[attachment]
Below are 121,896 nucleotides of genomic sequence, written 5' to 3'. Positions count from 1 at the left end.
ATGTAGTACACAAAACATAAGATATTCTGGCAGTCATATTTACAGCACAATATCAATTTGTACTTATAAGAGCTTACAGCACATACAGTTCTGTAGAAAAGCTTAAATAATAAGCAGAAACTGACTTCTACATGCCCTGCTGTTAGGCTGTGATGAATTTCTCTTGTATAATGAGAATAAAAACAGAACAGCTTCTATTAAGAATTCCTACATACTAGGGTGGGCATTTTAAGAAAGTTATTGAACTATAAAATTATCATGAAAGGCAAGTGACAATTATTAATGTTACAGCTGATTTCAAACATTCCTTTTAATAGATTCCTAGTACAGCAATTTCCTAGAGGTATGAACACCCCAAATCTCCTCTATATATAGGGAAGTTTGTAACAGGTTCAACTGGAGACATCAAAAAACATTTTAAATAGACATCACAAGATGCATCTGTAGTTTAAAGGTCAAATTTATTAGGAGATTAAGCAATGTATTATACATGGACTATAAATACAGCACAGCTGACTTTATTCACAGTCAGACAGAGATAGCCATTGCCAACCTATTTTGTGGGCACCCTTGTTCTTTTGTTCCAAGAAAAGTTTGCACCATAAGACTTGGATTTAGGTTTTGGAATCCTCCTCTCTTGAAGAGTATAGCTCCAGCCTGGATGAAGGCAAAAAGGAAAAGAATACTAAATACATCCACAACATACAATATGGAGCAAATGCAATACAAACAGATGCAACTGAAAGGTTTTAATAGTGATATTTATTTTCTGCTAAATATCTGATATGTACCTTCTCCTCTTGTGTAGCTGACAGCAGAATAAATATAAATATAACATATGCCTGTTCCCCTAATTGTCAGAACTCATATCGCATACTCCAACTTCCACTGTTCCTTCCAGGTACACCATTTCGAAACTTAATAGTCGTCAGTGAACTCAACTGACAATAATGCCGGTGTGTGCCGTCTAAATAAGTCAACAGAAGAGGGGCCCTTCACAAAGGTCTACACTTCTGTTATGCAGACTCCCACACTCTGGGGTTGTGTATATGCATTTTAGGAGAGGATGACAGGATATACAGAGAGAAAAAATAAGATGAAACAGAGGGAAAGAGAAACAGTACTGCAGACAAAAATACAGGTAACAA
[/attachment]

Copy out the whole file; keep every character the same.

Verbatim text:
Below are 121,896 nucleotides of genomic sequence, written 5' to 3'. Positions count from 1 at the left end.
ATGTAGTACACAAAACATAAGATATTCTGGCAGTCATATTTACAGCACAATATCAATTTGTACTTATAAGAGCTTACAGCACATACAGTTCTGTAGAAAAGCTTAAATAATAAGCAGAAACTGACTTCTACATGCCCTGCTGTTAGGCTGTGATGAATTTCTCTTGTATAATGAGAATAAAAACAGAACAGCTTCTATTAAGAATTCCTACATACTAGGGTGGGCATTTTAAGAAAGTTATTGAACTATAAAATTATCATGAAAGGCAAGTGACAATTATTAATGTTACAGCTGATTTCAAACATTCCTTTTAATAGATTCCTAGTACAGCAATTTCCTAGAGGTATGAACACCCCAAATCTCCTCTATATATAGGGAAGTTTGTAACAGGTTCAACTGGAGACATCAAAAAACATTTTAAATAGACATCACAAGATGCATCTGTAGTTTAAAGGTCAAATTTATTAGGAGATTAAGCAATGTATTATACATGGACTATAAATACAGCACAGCTGACTTTATTCACAGTCAGACAGAGATAGCCATTGCCAACCTATTTTGTGGGCACCCTTGTTCTTTTGTTCCAAGAAAAGTTTGCACCATAAGACTTGGATTTAGGTTTTGGAATCCTCCTCTCTTGAAGAGTATAGCTCCAGCCTGGATGAAGGCAAAAAGGAAAAGAATACTAAATACATCCACAACATACAATATGGAGCAAATGCAATACAAACAGATGCAACTGAAAGGTTTTAATAGTGATATTTATTTTCTGCTAAATATCTGATATGTACCTTCTCCTCTTGTGTAGCTGACAGCAGAATAAATATAAATATAACATATGCCTGTTCCCCTAATTGTCAGAACTCATATCGCATACTCCAACTTCCACTGTTCCTTCCAGGTACACCATTTCGAAACTTAATAGTCGTCAGTGAACTCAACTGACAATAATGCCGGTGTGTGCCGTCTAAATAAGTCAACAGAAGAGGGGCCCTTCACAAAGGTCTACACTTCTGTTATGCAGACTCCCACACTCTGGGGTTGTGTATATGCATTTTAGGAGAGGATGACAGGATATACAGAGAGAAAAAATAAGATGAAACAGAGGGAAAGAGAAACAGTACTGCAGACAAAAATACAGGTAACAA